Early Days: Zion Williamson lives up to the hype

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Zion Williamson
(Photo: Stephen Lew)

If there’s one thing that we’ve learned about Zion Williamson over the first 10 games of his NBA career, it’s that the spotlight isn’t too bright for him on the court.

But it also seems that Williamson is a reluctant superstar. Not in the way that would lead you to have concerns about his ability to lead the Pelicans to heights that fans have dreamed of for nearly two decades, but in a way that reveals his “team first” mentality.

Nearly every night, Williamson has done something historic or spectacular. Most nights, it’s been both.

Thursday against Oklahoma City, Williamson put on another superlative performance. He scored a career-high 32 points in 31 minutes. He has 221 points this season, making him the first rookie to top 200 points in his first 10 games since Brandon Jennings during the 2010-11 season.

And yet, the Pelicans are just 5-5 with Zion in the lineup (he lost four games last season at Duke). They sit 5.5 games out of the eighth seed in the Western Conference, chasing Memphis and current Rookie of the Year front-runner Ja Morant.

However, if you spend your time tracking what most of the “legitimate” media is talking about, Zion’s weight, minutes, and dunks are far more important than the playoff hunt.

After each game reporters huddle around Alvin Gentry, Williamson, opposing coaches and players, and ask about Zion’s latest jaw-dropping stat line or physical feat.

Zion still smiles…but it isn’t the same ebullient, broad, youthful smile that first night against San Antonio. There is a photo of Zion hanging from the rim. His expression is grim, brooding. It’s beautiful.

Take away the caption. Just look at him. There’s the switch. You see in one image, captured in the fraction of a fraction of a second, a competitor who will not accept 5-5. The number that matters to him resides in the win column, and Zion Williamson is willing to do whatever it takes, from scoring to rebounding to defending, to add to it.

He just needs time to figure out how and when to do everything it takes to be a winner in the NBA.

“I do get those feelings where I’m like, ‘Alright. I just gotta take over.’, and I do what I can to help my team win with a takeover mindset, said Williamson. But then I start getting into my own head, “I don’t want to make the mistake, I don’t want to hurt my team more than I can help it.’ So, I start second-guessing instead of just going.”

I think Williamson will enjoy his All-Star experience, but it was something else he said Thursday that there are other places he’d like to be just as much.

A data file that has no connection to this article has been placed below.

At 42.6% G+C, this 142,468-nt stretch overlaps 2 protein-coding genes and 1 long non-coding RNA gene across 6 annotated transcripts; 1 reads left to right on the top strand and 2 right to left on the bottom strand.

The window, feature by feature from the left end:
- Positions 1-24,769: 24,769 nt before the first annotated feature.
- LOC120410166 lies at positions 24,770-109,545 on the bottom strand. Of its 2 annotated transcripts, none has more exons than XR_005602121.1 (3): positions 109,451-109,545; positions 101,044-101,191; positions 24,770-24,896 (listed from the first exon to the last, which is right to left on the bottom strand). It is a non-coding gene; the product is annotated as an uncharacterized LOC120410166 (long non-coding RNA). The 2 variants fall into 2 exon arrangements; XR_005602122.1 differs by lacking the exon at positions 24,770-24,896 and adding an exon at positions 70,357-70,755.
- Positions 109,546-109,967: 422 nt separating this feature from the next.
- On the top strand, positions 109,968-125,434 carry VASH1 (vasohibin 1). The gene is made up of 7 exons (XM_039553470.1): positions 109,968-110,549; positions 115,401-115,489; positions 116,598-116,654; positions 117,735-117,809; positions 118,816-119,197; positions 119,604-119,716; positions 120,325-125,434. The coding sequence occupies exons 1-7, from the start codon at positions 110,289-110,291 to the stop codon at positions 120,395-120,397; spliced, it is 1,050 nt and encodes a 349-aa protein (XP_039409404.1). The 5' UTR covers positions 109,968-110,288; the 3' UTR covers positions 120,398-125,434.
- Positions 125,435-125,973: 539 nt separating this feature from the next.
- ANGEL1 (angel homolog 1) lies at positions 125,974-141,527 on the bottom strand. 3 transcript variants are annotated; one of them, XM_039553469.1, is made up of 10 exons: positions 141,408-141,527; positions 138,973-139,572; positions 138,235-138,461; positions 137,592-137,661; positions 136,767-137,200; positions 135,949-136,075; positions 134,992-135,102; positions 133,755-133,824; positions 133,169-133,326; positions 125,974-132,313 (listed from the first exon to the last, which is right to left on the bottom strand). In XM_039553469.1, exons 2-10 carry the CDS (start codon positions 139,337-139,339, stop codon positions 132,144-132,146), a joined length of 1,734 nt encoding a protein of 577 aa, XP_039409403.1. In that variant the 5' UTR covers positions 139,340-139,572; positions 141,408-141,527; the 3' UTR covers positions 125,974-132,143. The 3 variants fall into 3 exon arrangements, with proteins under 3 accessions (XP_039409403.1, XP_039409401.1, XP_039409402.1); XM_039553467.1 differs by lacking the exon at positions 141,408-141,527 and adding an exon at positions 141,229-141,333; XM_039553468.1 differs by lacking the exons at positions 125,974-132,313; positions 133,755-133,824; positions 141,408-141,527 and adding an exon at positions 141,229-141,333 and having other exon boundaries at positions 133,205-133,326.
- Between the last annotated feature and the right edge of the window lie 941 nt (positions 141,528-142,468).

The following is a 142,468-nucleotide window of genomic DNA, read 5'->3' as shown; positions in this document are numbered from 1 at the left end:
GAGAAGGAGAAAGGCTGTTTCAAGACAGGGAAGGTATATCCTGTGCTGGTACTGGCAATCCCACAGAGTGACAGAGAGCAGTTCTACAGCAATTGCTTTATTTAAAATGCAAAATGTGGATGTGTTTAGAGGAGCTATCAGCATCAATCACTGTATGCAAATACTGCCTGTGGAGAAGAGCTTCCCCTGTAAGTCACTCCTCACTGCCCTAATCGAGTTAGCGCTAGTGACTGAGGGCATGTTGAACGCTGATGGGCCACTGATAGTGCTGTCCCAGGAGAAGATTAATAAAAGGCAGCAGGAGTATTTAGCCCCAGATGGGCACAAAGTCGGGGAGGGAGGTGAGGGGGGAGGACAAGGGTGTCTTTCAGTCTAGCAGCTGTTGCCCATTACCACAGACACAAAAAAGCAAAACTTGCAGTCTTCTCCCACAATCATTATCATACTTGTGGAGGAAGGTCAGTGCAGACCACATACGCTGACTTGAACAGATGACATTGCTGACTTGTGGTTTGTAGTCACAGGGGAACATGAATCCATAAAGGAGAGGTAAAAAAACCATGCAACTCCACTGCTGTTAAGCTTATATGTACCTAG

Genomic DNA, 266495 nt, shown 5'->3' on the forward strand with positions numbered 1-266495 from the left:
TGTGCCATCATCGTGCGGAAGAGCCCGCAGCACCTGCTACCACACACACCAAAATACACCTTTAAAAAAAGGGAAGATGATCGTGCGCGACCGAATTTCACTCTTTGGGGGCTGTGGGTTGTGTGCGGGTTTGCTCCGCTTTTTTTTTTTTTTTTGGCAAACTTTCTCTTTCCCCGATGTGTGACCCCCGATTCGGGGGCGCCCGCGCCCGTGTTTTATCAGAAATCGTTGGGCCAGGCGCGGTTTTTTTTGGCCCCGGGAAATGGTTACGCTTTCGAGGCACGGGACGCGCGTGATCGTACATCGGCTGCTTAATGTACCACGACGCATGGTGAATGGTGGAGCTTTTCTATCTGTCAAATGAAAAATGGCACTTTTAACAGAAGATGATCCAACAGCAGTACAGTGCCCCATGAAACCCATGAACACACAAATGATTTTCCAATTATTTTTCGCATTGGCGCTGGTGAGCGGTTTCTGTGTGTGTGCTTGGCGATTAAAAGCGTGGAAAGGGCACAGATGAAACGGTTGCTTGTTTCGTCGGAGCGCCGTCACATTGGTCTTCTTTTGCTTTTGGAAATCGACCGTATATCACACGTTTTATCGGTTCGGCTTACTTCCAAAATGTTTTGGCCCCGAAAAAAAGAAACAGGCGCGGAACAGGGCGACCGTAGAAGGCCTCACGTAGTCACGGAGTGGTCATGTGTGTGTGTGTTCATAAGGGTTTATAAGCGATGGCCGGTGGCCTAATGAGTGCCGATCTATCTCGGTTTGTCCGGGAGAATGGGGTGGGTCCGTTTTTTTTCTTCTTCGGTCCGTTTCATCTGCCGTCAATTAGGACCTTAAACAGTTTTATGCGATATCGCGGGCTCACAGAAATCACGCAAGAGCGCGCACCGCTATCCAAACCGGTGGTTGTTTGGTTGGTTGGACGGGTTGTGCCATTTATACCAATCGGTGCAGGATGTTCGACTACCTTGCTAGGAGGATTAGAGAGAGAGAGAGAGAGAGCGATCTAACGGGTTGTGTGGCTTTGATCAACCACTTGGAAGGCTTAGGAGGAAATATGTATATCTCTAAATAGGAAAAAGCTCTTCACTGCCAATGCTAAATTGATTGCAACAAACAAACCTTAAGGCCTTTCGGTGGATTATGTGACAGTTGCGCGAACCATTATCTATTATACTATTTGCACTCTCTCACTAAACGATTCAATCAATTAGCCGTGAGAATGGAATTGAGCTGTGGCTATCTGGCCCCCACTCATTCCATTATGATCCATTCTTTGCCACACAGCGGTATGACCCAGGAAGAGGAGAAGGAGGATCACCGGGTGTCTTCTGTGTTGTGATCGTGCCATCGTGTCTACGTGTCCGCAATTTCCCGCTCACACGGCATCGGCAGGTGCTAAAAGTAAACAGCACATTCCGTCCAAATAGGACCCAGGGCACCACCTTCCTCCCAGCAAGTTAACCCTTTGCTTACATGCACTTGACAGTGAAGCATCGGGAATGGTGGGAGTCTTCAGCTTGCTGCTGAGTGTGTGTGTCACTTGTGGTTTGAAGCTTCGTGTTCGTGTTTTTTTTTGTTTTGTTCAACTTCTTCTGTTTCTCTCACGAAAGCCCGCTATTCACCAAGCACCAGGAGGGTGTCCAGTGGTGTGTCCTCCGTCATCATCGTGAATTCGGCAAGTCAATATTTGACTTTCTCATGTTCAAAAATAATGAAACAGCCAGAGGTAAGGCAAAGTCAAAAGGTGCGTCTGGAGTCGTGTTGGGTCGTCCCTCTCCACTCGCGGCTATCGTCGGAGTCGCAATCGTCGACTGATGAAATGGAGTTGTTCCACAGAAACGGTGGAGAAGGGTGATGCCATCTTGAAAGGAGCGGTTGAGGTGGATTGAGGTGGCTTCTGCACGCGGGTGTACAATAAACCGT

“I’m happy to get the break just so my teammates can get some rest and go spend time with their families,” he said. “But for me, I wish we could keep playing.”

That’s the Zion Williamson that David Griffin said that he and Alvin Gentry sat with at the NBA Draft Lottery months ago.

He is as raw as sushi as much as he is refined and sugar. He has to become a better team and on-ball defender, rebounder, and passer. He’ll have to continue to work at his free throw shooting and ball-handling, as well.

Because he’s only 19 years old.

At the same time, his footwork and first step are unbelievable. He recognizes and exploits open spaces in the defense quickly. His hands are perfect.

He is able to go over, through, and around defenders. He is a problem.

And he’s only 19 years old.

I’m not worried about the fame or the scrutiny getting to Zion Williamson. I think he can deal with it just fine. He gets that it’s part of the deal when you’re special.

It doesn’t mean that he has to like hearing the same questions and doubts each day; the incessant and immediate decisions as to whether he’ll be a superstar or a flaming comet.

Zion Williamson is an impressive athlete. He’s also an impressive young man.

“My thing is, embrace it,” said former New Orleans franchise-player Chris Paul, of the pressures placed on the current one. “The thing about the city is that they love that grit, that hard work…I always say, the people of the city make the city. And they’re always gonna respect you and cheer for you as long as you compete and go hard…Now you got Zion, so I think [the Pelicans] are in great hands.”

I agree. I also agree with Zion. I wish they could keep playing, too.

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David Grubb

David Grubb

Sports 1280am host/CCS reporter

David Grubb has more than a decade of experience in the sports industry. He began his career with KLAX-TV in Alexandria, La. and followed that up with a stint as an reporter and anchor with WGGB-TV in Springfield, Mass. After spending a few years away from the industry, David worked as sports information director for Southern University at New Orleans…

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